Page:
By Kim Robson
A day at the beach is perfectly synonymous with summer. There’s nothing like strolling along the firm wet surf line with water lapping your ankles, or digging your toes into soft warm sand. And the beach invites sand castle making, burying loved ones up to their necks, setting up shade shelters, and flying kites and colorful flags. Some beaches, like California’s Santa Monica Beach or Coronado Beach, are famous for their 100-yard-plus-wide beaches.
But what can human beings do when the sand disappears? Beach sand is naturally carried down the coast and out to sea by wind, wave action and storms, eventually reducing the amount of sand until only rocks remain. It’s a big problem in tiny communities like Malibu, California, where 65 feet of beach has disappeared; and Nantucket Island, whose 150 feet of dunes have given way to crumbling bluffs reaching right up to foundation lines. Residents, local governments and the coastal commissions are waging battles over how to deal with the problem. Million dollar homes as well as legally protected public beach access are at stake.
There are a number of ways to stop the incessant beating of the sea, some more environmentally sustainable than others. Homeowners on high bluffs can spend huge amounts of their own money to have deep foundation pilings pounded into the earth, upwards of 100 feet or more, until they hit bedrock. This will protect a home from falling into the ocean, but for only a few decades, until the bluff erodes enough to expose the pilings. Some homeowners have gone to the extreme measure of physically relocating their home a few hundred feet back, away from the encroaching sea.
At Malibu’s Broad Beach, which is not at all broad anymore, residents paid to have a mile-long, 13-foot-high rock seawall installed between their homes and the crashing waves. On Nantucket Island, a handful of residents have gotten permission to try out revetments (rock or stone barriers) along a 400-foot section of the hardest hit bluffs.
The problem with stone revetments or man-made Tetrapods is simple: hard structures + wave action = no beach. The barriers do dissipate the energy of the waves very well, but they also disrupt ocean currents, marine habitats and natural erosive cycles. It’s kind of like paving over a field with asphalt. Revetments are also ugly and impossible to walk on, as all the beach sand will be gone.
Revetments also prevent or discourage public beach access, as homeowners’ property lines reach right down to the edge of the barrier. With no sand beyond the barrier, there’s no place to spread a blanket, take a walk, or enjoy the coastline unless you can be content with perching on the corner of a jagged rock as waves crash into your face.
Perhaps the most difficult problem with revetments is that the community becomes dependent on them to protect homes and businesses. There never yet has been a successful program to replace beach sand in front of revetments. The only way to do it is to have the barrier removed and replaced with sand, to which many residents are opposed. They become used to the protection the barrier provides but still want beach sand. You can’t have both.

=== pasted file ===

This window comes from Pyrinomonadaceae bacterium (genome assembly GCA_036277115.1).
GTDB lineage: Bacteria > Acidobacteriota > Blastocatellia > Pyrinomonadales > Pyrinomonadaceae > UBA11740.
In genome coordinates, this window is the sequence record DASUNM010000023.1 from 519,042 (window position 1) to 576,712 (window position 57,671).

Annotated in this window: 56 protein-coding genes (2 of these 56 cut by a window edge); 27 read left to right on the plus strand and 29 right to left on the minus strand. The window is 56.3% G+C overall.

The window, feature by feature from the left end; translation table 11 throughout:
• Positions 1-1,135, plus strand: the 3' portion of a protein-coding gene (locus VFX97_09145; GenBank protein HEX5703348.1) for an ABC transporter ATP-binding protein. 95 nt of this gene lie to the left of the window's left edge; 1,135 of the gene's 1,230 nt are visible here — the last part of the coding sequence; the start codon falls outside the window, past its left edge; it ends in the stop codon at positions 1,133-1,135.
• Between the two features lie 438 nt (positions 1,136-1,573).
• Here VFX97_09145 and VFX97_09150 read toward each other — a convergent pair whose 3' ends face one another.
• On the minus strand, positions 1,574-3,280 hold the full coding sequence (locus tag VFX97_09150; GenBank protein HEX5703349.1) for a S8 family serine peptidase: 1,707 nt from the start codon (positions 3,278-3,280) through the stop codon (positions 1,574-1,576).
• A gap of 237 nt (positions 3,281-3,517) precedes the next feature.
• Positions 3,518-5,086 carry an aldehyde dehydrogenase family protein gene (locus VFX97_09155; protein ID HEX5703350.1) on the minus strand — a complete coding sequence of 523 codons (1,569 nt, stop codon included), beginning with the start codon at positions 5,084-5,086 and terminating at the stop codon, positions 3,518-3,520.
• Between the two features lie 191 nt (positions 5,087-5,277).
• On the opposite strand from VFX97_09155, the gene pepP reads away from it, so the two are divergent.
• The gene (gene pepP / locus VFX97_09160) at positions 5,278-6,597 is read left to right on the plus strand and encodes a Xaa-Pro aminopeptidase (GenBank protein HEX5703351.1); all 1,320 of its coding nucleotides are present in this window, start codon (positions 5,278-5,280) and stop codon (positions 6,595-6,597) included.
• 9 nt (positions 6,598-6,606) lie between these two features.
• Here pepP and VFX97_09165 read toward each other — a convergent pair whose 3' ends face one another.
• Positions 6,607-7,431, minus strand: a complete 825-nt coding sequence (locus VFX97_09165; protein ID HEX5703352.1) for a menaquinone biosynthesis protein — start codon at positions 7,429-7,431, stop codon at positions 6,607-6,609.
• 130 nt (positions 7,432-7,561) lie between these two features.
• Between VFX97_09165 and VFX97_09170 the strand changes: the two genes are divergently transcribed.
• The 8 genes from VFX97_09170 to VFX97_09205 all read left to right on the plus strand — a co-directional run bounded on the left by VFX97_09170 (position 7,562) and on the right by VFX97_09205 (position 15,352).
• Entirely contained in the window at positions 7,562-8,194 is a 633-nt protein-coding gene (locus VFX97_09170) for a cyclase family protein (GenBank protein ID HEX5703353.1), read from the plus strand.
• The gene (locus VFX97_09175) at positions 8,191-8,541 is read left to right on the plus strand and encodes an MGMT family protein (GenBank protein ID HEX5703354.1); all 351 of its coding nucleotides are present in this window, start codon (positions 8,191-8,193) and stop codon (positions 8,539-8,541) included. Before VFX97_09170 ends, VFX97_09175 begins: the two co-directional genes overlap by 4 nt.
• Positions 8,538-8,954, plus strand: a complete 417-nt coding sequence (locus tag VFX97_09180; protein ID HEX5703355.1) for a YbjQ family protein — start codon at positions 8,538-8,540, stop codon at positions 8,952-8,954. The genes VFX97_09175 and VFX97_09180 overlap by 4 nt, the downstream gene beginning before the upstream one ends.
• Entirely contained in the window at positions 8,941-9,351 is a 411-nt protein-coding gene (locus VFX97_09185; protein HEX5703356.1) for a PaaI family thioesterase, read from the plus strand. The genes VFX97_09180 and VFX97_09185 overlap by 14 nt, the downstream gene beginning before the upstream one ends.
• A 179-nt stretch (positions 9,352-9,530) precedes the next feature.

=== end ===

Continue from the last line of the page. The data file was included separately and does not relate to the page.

The best and most natural protective barrier a coastline can have is a wide, well established beach. Many communities have to budget for sand replenishment or “nourishment” every ten years or so. The sand is mixed with water, then pumped up from the ocean floor and from breakwaters down the coast where it becomes trapped and collects. Eventually the sand erodes and, therefore, must be replenished every five to ten years, depending on the number of winter storms. Encouraging dunes to form and grass to grow on them helps stabilize the sand. Every winter on Coronado Beach, bulldozers pile up 25-foot-high sand dunes parallel to the sea, with gaps between them for people to get through. They’re fun to climb up and slide down, but their real purpose is to protect the beach from damaging storm surges and winter high tides. By late spring, they naturally soften to a manageable height.
There is no stopping the natural forces of erosion. Fighting erosion is a slow, losing battle, one that is fruitless and immoral to wage. Many environmentally conscious coastal residents would rather let nature take its course. With this “managed retreat,” erosion is accepted as inevitable and natural, and homes that are threatened are being demolished or moved a few hundred yards inland. In 2007, the Sankaty Head Lighthouse on Nantucket was moved 390 feet inland to save it from the encroaching bluff. The whole of Nantucket is, in fact, just a spit of land deposited by a retreating glacier after the last ice age. The ocean is slowly taking back her own.
The interests of homeowners, local residents, communities, governments, and coastal commissions are often directly at odds with the inevitable forces of nature. Erosion cannot be stopped, just temporarily slowed, often to our own detriment. If we want to enjoy our beaches, we must find environmentally sustainable ways to manage all these forces. Want to help? Save-Our-Beaches.org is dedicated to preserving and protecting our beaches and public access to them.